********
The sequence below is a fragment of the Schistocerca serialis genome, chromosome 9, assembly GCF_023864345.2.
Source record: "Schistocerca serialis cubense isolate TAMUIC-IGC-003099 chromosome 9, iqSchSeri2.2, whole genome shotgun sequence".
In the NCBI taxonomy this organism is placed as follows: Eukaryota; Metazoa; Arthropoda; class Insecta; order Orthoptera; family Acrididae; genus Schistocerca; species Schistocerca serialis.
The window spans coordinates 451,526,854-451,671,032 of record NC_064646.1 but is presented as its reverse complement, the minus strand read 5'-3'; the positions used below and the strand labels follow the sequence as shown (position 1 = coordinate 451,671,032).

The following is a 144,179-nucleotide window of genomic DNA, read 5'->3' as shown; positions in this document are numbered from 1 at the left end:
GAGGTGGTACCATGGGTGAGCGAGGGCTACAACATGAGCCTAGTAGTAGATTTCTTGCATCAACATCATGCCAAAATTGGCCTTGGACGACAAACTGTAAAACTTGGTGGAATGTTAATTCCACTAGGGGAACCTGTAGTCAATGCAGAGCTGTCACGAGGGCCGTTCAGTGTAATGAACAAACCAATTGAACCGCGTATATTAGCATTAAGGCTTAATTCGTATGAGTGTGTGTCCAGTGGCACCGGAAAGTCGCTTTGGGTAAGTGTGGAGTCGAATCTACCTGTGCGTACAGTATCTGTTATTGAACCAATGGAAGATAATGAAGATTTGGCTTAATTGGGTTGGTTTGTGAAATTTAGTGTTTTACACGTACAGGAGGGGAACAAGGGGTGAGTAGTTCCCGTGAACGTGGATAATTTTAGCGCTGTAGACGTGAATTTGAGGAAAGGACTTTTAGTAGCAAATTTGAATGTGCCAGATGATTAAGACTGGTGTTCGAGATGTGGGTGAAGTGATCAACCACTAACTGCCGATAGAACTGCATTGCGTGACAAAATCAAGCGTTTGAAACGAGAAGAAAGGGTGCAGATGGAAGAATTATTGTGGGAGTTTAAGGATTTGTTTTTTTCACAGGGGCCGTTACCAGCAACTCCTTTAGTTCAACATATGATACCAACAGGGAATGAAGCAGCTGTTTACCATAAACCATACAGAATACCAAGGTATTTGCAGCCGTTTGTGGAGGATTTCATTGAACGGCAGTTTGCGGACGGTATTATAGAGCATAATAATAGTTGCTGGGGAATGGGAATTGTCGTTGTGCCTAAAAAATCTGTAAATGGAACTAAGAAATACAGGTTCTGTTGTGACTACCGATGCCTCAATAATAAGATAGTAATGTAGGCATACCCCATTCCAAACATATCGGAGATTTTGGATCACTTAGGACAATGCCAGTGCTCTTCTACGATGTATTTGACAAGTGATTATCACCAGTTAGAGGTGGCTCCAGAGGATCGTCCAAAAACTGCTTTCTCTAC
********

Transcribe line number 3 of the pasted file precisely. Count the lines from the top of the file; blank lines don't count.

In the NCBI taxonomy this organism is placed as follows: Eukaryota; Metazoa; Arthropoda; class Insecta; order Orthoptera; family Acrididae; genus Schistocerca; species Schistocerca serialis.